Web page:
2:30 PM: (UPDATE)
The power was shutoff at the OVA Admin Offices at approximately 2:15 PM.
The Central Activity Center is now available as a power and water station, with a generator provided by PG&E.
Tomorrow, Thursday October 24 the Central Activity Center and Berger Center will open at 7 AM and close at 9 PM, as power & water stations.
The Berger will remain closed until tomorrow morning.
The East and West Rec Centers will remain closed until further notice.
The East and West Rec Centers have been closed, and will remain closed until further notice.
12:00 PM: (UPDATE)
The Central Activity Center will remain open tonight,
Wednesday October 23, until 9 PM.
On Thursday, October 24 the Central Activity Center
will open at 7 AM and close at 9 PM.
The Berger will only be utilized if absolutely needed due to the additional draw it would put on the generator being provided by PG&E.
Generators at the Central Activity Center have begun setup as of 12:15 PM today, Wednesday October 23.
The East and West Rec Centers will be closed when the power shuts off.
The OVA Admin Office will be open, but will not have power, internet, or phone service available, and may need to close due to a lack of HVAC system control during the outage.
10:30 AM: (Initial Update)
It has been confirmed that a Public Safety Power Shutoff (PSPS) will occur in the Oakmont area, possibly as early as 12 PM today, Wednesday October 23. PG&E has provided Oakmont Village with a generator that will be stationed at the Central Recreation Complex.
The generator will bring power to the Central Activity Center
and/or Berger Auditorium buildings, which will then be available as power stations for Oakmont residents. Power stations may not be available until Thursday morning, depending on how long generators take to setup.
The East and West Rec Centers will be closed.
Please familiarize yourself with the following resources to help prepare for the threat of wildfires and the subsequent power outages:
Visit this link to see if your service may be impacted by the Public Safety Power Shutoff event.
For public safety, it may be necessary for us to turn off electricity when gusty winds and dry conditions, combined with a heightened fire risk, are forecasted. This is called a “Public Safety Power Shutoff” or “PSPS.”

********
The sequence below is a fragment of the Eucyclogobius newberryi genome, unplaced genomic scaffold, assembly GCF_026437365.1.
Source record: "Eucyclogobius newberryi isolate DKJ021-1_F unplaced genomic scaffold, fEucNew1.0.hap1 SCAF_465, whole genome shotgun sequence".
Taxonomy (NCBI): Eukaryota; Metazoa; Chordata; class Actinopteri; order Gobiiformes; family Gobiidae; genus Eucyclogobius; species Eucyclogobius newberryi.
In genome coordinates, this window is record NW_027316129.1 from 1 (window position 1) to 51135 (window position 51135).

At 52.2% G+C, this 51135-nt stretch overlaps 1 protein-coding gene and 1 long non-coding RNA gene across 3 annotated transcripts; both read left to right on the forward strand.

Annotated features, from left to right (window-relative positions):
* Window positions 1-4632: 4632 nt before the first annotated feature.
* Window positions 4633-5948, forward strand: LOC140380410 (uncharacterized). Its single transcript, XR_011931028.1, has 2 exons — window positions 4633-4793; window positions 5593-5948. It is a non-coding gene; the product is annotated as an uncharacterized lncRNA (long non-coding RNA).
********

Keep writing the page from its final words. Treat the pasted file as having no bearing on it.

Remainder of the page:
While customers in high fire-threat areas are more likely to be affected, any of PG&E’s more than 5 million electric customers could have their power shut off. This is because the energy system relies on power lines working together to provide electricity across cities, counties and regions.
If weather forecasts indicate gusty winds and dry conditions, combined with a heightened fire risk, it may be necessary for us to turn off the electricity serving that area. This is called a Public Safety Power Shutoff (PSPS).
When disaster strikes, residents may be asked to evacuate their homes. Depending on the emergency, the safest route out of your neighborhood may not be the typical route you would take. It’s important to know all of the ways out of your neighborhood and take actions now to be be better prepared in the event you have to leave your home. Use the evacuation tools and resources on this site to help your family better prepare for evacuation.
ALERTWildfire is a consortium of three universities — The University of Nevada, Reno (UNR), University of California San Diego (UCSD), and the University of Oregon (UO) — providing access to state-of-the-art Pan-Tilt-Zoom (PTZ) fire cameras and associated tools to help firefighters and first responders: (1) discover/locate/confirm fire ignition, (2) quickly scale fire resources up or down appropriately, (3) monitor fire behavior through containment, (4) during firestorms, help evacuations through enhanced situational awareness, and (5) ensure contained fires are monitored appropriately through their demise.